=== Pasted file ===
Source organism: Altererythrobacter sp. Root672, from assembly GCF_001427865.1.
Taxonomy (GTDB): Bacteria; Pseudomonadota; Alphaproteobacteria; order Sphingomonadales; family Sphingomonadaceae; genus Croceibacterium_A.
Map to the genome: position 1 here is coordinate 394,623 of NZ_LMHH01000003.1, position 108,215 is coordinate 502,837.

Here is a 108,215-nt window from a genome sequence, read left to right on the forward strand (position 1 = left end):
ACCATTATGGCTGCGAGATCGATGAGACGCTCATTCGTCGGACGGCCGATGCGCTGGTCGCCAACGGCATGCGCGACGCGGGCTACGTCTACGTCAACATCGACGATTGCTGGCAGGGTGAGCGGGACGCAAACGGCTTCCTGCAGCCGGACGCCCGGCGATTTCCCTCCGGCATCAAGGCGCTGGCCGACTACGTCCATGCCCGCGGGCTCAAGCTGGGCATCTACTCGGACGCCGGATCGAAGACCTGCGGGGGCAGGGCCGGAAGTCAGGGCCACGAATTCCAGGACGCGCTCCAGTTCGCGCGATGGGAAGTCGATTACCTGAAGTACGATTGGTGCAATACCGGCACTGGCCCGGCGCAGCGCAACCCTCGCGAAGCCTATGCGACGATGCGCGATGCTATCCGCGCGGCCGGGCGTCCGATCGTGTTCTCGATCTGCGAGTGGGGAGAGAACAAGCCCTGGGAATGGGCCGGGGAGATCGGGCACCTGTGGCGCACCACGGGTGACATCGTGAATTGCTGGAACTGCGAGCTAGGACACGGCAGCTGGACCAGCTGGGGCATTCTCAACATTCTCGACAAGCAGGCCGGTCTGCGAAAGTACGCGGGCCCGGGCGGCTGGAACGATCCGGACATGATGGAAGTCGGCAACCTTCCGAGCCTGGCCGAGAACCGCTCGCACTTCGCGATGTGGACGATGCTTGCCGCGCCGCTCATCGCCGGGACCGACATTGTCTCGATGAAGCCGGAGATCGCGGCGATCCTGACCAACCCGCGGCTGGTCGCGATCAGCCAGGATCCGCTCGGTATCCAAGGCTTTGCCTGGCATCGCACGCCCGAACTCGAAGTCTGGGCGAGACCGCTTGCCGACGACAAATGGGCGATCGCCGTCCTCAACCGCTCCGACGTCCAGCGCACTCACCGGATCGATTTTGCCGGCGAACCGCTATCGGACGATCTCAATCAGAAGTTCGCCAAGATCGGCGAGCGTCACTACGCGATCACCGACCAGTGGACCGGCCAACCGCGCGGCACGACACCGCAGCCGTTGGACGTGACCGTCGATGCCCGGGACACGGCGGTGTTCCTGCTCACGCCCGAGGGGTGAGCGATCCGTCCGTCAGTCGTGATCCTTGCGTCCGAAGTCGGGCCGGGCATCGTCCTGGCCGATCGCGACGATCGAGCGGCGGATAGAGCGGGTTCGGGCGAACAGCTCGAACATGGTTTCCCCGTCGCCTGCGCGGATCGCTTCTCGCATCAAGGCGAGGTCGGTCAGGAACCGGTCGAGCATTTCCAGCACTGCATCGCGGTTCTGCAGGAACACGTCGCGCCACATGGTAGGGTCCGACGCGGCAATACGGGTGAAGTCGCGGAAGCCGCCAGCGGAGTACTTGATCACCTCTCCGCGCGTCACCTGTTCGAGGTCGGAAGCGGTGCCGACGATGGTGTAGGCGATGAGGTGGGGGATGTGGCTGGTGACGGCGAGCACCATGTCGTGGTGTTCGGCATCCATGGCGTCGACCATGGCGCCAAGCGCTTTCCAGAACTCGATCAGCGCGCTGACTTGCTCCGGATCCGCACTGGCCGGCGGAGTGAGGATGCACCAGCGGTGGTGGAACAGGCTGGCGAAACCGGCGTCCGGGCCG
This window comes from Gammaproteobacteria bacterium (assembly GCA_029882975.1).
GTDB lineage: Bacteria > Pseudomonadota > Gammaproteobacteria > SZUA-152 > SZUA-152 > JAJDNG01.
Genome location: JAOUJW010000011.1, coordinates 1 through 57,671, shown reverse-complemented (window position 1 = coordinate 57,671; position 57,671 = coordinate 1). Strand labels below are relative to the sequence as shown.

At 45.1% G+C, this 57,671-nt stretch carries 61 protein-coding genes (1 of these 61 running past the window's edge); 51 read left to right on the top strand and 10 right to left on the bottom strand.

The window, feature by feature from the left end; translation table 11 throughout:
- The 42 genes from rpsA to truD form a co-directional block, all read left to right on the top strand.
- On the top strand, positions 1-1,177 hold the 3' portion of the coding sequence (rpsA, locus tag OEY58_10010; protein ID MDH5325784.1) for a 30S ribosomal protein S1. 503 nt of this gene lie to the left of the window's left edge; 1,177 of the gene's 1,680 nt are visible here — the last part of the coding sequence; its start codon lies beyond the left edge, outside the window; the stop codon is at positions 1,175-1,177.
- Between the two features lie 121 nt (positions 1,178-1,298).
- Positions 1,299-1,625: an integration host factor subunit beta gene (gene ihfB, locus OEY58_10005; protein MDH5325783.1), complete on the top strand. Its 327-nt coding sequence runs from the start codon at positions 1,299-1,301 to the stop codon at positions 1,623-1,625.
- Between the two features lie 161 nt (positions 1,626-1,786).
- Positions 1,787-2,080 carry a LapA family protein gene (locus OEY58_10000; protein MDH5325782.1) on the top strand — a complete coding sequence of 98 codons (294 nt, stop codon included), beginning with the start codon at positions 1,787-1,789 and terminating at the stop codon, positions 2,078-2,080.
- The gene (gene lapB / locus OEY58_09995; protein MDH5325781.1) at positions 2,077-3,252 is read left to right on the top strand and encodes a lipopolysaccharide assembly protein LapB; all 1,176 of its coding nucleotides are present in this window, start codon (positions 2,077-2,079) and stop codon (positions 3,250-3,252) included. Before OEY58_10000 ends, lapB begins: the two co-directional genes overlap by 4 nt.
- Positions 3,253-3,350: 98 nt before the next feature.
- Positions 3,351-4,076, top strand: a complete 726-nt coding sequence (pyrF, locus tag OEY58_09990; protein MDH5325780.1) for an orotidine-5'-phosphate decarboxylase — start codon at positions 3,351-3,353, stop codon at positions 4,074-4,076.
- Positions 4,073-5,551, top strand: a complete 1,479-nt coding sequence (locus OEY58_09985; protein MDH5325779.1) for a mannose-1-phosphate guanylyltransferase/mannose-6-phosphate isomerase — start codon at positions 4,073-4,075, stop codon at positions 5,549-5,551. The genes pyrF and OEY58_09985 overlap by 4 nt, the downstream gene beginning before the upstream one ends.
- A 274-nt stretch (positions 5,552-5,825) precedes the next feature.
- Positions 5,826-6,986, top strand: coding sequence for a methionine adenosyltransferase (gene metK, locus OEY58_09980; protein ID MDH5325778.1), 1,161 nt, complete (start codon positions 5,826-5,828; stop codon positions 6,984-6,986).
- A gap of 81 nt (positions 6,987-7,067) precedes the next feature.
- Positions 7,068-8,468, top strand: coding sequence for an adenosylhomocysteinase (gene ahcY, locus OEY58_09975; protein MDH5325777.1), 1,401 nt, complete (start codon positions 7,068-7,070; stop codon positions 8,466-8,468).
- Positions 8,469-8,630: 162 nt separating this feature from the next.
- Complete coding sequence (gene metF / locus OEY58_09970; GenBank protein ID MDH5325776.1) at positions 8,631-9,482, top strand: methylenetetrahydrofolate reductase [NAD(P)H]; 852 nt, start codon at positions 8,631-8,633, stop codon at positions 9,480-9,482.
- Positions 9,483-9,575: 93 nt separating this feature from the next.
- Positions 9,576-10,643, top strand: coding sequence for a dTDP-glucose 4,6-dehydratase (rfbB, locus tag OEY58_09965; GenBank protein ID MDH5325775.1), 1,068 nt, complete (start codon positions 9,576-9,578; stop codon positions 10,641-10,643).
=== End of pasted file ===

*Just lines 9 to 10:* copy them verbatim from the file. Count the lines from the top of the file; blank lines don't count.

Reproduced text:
At 45.1% G+C, this 57,671-nt stretch carries 61 protein-coding genes (1 of these 61 running past the window's edge); 51 read left to right on the top strand and 10 right to left on the bottom strand.

The window, feature by feature from the left end; translation table 11 throughout: